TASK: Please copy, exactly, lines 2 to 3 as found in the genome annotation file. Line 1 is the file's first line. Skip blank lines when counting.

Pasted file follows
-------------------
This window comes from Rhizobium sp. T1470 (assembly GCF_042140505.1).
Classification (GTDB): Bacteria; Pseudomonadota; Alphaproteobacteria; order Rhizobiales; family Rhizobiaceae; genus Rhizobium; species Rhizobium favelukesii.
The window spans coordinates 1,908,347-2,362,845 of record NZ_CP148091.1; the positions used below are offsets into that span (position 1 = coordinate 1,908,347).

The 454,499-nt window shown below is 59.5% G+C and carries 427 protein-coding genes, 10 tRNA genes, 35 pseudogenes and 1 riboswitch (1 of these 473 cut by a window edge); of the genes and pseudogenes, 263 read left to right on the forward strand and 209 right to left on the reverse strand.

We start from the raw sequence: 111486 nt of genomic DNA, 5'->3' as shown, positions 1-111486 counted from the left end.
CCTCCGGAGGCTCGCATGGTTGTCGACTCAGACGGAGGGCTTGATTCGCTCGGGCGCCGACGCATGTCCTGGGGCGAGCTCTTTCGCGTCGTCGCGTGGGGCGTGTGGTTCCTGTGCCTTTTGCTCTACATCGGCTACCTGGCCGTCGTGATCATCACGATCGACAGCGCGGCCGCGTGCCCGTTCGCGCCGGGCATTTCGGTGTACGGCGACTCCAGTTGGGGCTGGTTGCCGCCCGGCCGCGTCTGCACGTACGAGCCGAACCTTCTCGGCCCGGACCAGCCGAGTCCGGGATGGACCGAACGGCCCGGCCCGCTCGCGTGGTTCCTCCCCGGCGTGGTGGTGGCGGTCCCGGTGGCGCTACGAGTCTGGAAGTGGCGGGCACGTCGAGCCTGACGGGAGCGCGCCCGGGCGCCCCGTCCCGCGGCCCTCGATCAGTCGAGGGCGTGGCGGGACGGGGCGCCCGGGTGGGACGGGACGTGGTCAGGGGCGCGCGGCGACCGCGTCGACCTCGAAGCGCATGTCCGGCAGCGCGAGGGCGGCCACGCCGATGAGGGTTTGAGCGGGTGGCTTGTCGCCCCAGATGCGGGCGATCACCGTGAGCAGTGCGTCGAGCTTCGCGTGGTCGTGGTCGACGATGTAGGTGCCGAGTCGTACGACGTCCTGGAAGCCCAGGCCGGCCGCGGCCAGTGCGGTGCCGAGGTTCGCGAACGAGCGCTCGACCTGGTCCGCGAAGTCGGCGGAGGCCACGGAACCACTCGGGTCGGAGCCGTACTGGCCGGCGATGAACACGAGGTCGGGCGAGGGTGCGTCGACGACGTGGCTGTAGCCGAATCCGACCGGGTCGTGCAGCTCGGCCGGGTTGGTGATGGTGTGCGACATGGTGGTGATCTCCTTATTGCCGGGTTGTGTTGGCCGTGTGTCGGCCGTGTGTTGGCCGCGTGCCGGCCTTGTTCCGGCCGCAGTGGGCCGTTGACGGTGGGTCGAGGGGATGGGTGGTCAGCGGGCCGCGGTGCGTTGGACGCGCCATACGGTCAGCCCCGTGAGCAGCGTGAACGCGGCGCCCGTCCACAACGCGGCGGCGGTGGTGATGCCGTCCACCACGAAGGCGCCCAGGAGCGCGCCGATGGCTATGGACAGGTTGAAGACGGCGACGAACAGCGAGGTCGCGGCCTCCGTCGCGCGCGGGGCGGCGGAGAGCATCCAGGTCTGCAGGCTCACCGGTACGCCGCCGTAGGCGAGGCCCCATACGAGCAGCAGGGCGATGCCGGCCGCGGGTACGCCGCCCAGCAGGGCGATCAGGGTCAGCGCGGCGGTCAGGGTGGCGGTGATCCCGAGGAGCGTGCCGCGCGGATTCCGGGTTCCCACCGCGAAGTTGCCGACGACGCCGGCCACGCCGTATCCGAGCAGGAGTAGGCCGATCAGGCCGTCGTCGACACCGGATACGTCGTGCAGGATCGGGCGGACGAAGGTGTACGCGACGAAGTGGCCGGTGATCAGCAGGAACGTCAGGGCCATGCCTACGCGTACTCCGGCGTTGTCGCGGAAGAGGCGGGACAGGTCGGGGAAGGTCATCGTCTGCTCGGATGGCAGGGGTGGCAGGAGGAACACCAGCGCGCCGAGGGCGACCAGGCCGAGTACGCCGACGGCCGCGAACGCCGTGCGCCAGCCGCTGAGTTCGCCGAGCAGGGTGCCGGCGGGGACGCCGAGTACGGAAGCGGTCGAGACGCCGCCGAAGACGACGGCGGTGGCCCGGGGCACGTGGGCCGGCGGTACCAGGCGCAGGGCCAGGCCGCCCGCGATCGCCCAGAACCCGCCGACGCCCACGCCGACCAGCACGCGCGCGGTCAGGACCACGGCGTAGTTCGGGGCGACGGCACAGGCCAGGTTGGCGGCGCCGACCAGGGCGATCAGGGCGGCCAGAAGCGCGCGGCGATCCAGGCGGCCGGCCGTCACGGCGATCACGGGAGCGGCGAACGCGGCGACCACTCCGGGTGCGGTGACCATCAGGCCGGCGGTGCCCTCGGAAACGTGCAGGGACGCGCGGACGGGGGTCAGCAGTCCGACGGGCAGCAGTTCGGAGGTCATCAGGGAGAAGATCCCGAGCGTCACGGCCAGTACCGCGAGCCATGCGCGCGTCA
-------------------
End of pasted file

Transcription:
Classification (GTDB): Bacteria; Pseudomonadota; Alphaproteobacteria; order Rhizobiales; family Rhizobiaceae; genus Rhizobium; species Rhizobium favelukesii.
The window spans coordinates 1,908,347-2,362,845 of record NZ_CP148091.1; the positions used below are offsets into that span (position 1 = coordinate 1,908,347).